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Emilia
New Member

My daughter was a full time student at college from Jan-May then worked away from the home for the summer in DC then entered Graduate School in NY in Sept. how many month

How many months can I claim she lived at home????  We covered 100% of her expenses thru May.
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DS30
New Member

My daughter was a full time student at college from Jan-May then worked away from the home for the summer in DC then entered Graduate School in NY in Sept. how many month

It depends

The amount of months she is considered living with you will depend on if she changed her residency during the summer or after entering graduate school.

So if she still considered your home her permanent residence during the time she was in college only (Jan-May), she will only be considered living with you for 5 months. However, if she continued to consider your home her permanent resident during her time in college and in graduate school, then you can consider both the Jan-May (5 months) and the Sept-Dec (4 months) time periods (9 months) as her living at home.

According to the IRS, a "qualifying child" is:

  • related to you—your son, daughter, stepchild, adopted child, foster child, brother, sister, stepbrother, stepsister, or a descendant of any of them (for example, your grandchild, niece, or nephew).
  • under age 19 (or a student under 24)—the child must be under age 19 at the end of the tax year, or under age 24 if a full-time student for at least five months of the year, or any age if permanently and totally disabled at any time during the year.
  • not self-supporting—did not pay for over half of his or her own support during the year.
  • lives with you—either for more than half of the year or falls within special rules for children of parents who are divorced, separated, or living apart (temporary absences for things like schooling, medical treatment, vacations, business, or military service don’t count.)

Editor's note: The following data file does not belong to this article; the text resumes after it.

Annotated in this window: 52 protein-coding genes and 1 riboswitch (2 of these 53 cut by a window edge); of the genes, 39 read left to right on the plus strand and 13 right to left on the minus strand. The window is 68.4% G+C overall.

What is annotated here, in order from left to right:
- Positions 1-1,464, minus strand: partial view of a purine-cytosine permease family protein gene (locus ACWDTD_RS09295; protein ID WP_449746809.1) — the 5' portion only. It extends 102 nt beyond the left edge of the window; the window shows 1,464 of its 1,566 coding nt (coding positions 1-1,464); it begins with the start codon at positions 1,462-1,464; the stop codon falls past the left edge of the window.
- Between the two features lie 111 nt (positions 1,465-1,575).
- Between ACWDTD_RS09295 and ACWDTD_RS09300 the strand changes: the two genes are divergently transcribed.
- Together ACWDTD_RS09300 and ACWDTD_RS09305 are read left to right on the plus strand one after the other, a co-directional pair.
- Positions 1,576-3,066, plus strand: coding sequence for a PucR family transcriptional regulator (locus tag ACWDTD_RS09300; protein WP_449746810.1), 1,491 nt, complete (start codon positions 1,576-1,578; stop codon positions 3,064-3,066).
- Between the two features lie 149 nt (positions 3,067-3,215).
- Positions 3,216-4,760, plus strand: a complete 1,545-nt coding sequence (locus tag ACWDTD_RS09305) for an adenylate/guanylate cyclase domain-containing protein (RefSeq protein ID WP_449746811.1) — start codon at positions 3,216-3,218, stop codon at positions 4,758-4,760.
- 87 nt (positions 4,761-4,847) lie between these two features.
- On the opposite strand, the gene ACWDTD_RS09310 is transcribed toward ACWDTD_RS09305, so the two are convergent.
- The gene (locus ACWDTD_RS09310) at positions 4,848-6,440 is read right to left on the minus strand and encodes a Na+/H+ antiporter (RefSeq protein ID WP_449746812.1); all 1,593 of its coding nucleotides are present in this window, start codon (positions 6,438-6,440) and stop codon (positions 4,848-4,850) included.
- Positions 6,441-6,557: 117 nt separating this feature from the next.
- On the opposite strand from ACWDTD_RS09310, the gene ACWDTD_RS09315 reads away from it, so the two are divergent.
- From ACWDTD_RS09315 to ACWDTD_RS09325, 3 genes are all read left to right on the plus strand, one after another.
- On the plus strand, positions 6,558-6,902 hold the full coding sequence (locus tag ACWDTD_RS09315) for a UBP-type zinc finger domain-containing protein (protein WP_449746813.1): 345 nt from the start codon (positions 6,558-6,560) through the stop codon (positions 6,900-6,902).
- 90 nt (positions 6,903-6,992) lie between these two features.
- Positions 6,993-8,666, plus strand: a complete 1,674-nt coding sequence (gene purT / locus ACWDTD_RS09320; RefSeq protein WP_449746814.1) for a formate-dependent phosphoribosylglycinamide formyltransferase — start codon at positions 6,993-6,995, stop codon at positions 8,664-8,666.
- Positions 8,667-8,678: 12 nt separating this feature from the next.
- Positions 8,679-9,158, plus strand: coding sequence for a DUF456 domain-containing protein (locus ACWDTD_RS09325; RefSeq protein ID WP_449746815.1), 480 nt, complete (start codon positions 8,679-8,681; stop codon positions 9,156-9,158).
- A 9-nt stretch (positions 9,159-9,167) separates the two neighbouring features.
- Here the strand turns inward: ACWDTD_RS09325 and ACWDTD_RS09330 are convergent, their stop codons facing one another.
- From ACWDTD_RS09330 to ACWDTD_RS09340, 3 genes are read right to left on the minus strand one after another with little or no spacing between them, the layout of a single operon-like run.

• U.S. citizen or resident—a U.S. citizen, U.S. national, or resident of the United States, Canada, or Mexico for some part of the year.
  • qualifying child of more than one person - If they could be a qualifying child for more than one person, you must be the person who is entitled to claim the child.

If you meet all of these requirements, you will be able to claim her as your dependent.

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1 Reply
DS30
New Member

My daughter was a full time student at college from Jan-May then worked away from the home for the summer in DC then entered Graduate School in NY in Sept. how many month

It depends

The amount of months she is considered living with you will depend on if she changed her residency during the summer or after entering graduate school.

So if she still considered your home her permanent residence during the time she was in college only (Jan-May), she will only be considered living with you for 5 months. However, if she continued to consider your home her permanent resident during her time in college and in graduate school, then you can consider both the Jan-May (5 months) and the Sept-Dec (4 months) time periods (9 months) as her living at home.

According to the IRS, a "qualifying child" is:

  • related to you—your son, daughter, stepchild, adopted child, foster child, brother, sister, stepbrother, stepsister, or a descendant of any of them (for example, your grandchild, niece, or nephew).
  • under age 19 (or a student under 24)—the child must be under age 19 at the end of the tax year, or under age 24 if a full-time student for at least five months of the year, or any age if permanently and totally disabled at any time during the year.
  • not self-supporting—did not pay for over half of his or her own support during the year.
  • lives with you—either for more than half of the year or falls within special rules for children of parents who are divorced, separated, or living apart (temporary absences for things like schooling, medical treatment, vacations, business, or military service don’t count.)
  • U.S. citizen or resident—a U.S. citizen, U.S. national, or resident of the United States, Canada, or Mexico for some part of the year.
  • qualifying child of more than one person - If they could be a qualifying child for more than one person, you must be the person who is entitled to claim the child.

If you meet all of these requirements, you will be able to claim her as your dependent.

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